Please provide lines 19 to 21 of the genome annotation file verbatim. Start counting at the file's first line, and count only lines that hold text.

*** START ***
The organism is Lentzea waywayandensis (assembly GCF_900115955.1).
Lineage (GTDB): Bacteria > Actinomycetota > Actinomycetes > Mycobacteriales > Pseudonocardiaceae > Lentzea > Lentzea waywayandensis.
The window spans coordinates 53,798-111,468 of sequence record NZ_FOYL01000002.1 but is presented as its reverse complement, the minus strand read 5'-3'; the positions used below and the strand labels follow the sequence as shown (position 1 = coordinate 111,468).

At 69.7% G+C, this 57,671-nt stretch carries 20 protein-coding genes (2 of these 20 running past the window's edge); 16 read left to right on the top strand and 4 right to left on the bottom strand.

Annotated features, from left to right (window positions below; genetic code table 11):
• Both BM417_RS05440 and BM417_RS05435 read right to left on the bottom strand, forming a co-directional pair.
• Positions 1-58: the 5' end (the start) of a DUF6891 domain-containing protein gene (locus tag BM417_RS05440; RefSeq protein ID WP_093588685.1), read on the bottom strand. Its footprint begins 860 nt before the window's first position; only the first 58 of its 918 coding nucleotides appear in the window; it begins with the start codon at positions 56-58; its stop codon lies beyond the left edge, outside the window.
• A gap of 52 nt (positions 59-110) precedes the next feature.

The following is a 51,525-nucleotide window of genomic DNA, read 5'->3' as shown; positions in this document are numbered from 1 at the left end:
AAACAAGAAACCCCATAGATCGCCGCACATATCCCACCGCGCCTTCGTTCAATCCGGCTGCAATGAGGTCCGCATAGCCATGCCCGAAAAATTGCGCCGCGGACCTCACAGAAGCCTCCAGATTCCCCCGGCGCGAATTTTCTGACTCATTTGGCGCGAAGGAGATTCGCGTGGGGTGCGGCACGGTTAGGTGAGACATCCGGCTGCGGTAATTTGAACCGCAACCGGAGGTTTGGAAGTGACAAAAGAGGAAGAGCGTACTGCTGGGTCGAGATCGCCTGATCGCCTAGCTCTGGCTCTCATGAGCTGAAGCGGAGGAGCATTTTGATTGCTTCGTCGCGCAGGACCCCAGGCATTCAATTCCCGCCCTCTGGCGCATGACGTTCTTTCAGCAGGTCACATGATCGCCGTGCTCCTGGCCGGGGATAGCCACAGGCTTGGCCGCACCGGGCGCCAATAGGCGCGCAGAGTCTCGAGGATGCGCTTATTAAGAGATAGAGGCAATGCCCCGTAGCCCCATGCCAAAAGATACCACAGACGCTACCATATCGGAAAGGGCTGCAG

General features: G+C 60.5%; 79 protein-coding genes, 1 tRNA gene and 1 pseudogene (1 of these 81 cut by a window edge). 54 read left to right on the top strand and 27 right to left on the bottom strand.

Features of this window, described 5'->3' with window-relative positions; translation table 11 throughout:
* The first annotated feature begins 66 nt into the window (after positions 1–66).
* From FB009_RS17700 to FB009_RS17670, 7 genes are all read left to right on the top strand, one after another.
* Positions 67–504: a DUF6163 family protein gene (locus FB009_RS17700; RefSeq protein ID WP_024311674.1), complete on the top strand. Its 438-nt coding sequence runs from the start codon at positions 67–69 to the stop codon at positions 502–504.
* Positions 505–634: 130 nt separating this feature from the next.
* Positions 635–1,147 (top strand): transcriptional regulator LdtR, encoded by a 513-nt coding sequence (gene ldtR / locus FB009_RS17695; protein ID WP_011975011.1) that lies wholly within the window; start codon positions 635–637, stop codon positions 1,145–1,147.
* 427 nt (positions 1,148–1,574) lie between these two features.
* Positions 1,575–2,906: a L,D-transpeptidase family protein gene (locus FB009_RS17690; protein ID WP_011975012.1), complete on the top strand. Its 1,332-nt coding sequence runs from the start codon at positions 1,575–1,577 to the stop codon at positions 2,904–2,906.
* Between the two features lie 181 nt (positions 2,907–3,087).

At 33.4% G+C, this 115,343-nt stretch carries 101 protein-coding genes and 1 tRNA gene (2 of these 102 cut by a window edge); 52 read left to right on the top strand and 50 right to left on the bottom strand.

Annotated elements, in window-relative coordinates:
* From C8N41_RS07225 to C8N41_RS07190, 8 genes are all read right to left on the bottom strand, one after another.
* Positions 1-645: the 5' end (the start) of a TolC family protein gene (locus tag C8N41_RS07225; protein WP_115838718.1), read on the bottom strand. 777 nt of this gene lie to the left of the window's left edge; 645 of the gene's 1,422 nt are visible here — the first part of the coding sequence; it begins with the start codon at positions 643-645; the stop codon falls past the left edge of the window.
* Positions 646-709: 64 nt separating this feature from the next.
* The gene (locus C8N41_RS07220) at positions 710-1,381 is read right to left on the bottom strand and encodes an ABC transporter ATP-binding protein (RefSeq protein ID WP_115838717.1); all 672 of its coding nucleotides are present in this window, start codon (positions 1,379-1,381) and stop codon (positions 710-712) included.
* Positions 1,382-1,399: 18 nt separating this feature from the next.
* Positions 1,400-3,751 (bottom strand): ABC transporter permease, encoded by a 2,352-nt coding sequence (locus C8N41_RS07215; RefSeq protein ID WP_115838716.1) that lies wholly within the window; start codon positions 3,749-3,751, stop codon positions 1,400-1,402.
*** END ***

* Positions 1,575–2,906: a L,D-transpeptidase family protein gene (locus FB009_RS17690; protein ID WP_011975012.1), complete on the top strand. Its 1,332-nt coding sequence runs from the start codon at positions 1,575–1,577 to the stop codon at positions 2,904–2,906.
* Between the two features lie 181 nt (positions 2,907–3,087).

At 33.4% G+C, this 115,343-nt stretch carries 101 protein-coding genes and 1 tRNA gene (2 of these 102 cut by a window edge); 52 read left to right on the top strand and 50 right to left on the bottom strand.